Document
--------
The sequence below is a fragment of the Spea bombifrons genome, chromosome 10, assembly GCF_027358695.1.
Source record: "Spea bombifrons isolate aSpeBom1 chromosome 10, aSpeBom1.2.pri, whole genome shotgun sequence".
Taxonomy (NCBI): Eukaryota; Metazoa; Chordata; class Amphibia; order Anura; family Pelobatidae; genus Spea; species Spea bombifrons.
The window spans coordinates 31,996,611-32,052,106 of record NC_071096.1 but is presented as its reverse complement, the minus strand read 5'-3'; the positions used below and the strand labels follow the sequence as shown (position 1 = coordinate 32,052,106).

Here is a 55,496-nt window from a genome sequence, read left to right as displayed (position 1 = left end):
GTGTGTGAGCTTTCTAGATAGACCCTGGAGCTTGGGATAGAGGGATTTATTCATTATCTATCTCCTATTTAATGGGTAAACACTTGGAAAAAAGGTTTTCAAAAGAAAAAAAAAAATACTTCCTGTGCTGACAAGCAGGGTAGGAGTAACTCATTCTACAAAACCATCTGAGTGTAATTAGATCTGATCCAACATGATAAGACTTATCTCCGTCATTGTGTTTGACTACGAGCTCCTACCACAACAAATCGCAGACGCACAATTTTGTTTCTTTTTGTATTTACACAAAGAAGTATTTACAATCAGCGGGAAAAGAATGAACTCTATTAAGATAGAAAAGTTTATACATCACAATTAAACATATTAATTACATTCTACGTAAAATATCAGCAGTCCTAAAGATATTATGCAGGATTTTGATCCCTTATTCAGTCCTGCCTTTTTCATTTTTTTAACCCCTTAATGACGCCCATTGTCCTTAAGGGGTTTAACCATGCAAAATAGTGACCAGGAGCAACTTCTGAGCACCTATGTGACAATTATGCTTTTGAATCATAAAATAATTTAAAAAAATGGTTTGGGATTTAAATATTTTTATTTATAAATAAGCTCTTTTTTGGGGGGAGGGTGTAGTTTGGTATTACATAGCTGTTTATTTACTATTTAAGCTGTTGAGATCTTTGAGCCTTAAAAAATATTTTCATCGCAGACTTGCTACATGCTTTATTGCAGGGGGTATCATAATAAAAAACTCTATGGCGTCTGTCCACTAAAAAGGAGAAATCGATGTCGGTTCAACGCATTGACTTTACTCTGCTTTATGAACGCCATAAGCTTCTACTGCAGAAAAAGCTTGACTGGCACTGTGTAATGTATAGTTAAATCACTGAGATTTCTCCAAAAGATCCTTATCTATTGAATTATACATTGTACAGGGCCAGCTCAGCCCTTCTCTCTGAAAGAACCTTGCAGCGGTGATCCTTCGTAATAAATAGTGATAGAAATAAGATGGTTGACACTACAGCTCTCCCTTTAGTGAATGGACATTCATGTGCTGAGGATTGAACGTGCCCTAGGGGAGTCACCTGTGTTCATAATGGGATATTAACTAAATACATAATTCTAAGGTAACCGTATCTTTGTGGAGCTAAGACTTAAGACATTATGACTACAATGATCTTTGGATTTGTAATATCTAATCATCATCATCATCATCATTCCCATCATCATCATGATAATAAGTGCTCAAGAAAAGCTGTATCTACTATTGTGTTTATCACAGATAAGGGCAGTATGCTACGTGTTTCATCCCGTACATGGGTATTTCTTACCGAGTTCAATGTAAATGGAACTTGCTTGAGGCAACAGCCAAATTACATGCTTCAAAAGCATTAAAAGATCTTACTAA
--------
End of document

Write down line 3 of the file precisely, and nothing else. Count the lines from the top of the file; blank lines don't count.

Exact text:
Taxonomy (NCBI): Eukaryota; Metazoa; Chordata; class Amphibia; order Anura; family Pelobatidae; genus Spea; species Spea bombifrons.